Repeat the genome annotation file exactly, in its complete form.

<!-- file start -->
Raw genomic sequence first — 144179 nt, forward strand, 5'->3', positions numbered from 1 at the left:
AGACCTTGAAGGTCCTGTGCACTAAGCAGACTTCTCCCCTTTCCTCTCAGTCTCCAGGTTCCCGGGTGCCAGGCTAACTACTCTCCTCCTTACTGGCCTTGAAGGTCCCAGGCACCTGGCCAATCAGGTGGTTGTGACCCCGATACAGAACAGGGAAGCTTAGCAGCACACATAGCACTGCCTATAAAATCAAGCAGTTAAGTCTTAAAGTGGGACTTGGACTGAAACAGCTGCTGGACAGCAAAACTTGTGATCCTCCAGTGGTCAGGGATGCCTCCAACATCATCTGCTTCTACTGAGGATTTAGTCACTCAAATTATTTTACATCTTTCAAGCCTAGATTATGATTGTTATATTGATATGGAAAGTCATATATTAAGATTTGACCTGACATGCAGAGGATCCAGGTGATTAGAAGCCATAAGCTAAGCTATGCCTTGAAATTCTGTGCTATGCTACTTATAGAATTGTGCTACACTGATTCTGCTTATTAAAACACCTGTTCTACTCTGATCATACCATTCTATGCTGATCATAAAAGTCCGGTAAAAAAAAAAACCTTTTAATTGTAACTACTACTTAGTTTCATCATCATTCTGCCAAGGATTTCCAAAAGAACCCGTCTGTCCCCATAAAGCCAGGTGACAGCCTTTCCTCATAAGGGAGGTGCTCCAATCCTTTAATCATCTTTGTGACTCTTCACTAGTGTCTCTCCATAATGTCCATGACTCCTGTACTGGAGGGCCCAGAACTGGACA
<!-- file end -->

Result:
Raw genomic sequence first — 144179 nt, forward strand, 5'->3', positions numbered from 1 at the left:
AGACCTTGAAGGTCCTGTGCACTAAGCAGACTTCTCCCCTTTCCTCTCAGTCTCCAGGTTCCCGGGTGCCAGGCTAACTACTCTCCTCCTTACTGGCCTTGAAGGTCCCAGGCACCTGGCCAATCAGGTGGTTGTGACCCCGATACAGAACAGGGAAGCTTAGCAGCACACATAGCACTGCCTATAAAATCAAGCAGTTAAGTCTTAAAGTGGGACTTGGACTGAAACAGCTGCTGGACAGCAAAACTTGTGATCCTCCAGTGGTCAGGGATGCCTCCAACATCATCTGCTTCTACTGAGGATTTAGTCACTCAAATTATTTTACATCTTTCAAGCCTAGATTATGATTGTTATATTGATATGGAAAGTCATATATTAAGATTTGACCTGACATGCAGAGGATCCAGGTGATTAGAAGCCATAAGCTAAGCTATGCCTTGAAATTCTGTGCTATGCTACTTATAGAATTGTGCTACACTGATTCTGCTTATTAAAACACCTGTTCTACTCTGATCATACCATTCTATGCTGATCATAAAAGTCCGGTAAAAAAAAAAACCTTTTAATTGTAACTACTACTTAGTTTCATCATCATTCTGCCAAGGATTTCCAAAAGAACCCGTCTGTCCCCATAAAGCCAGGTGACAGCCTTTCCTCATAAGGGAGGTGCTCCAATCCTTTAATCATCTTTGTGACTCTTCACTAGTGTCTCTCCATAATGTCCATGACTCCTGTACTGGAGGGCCCAGAACTGGACA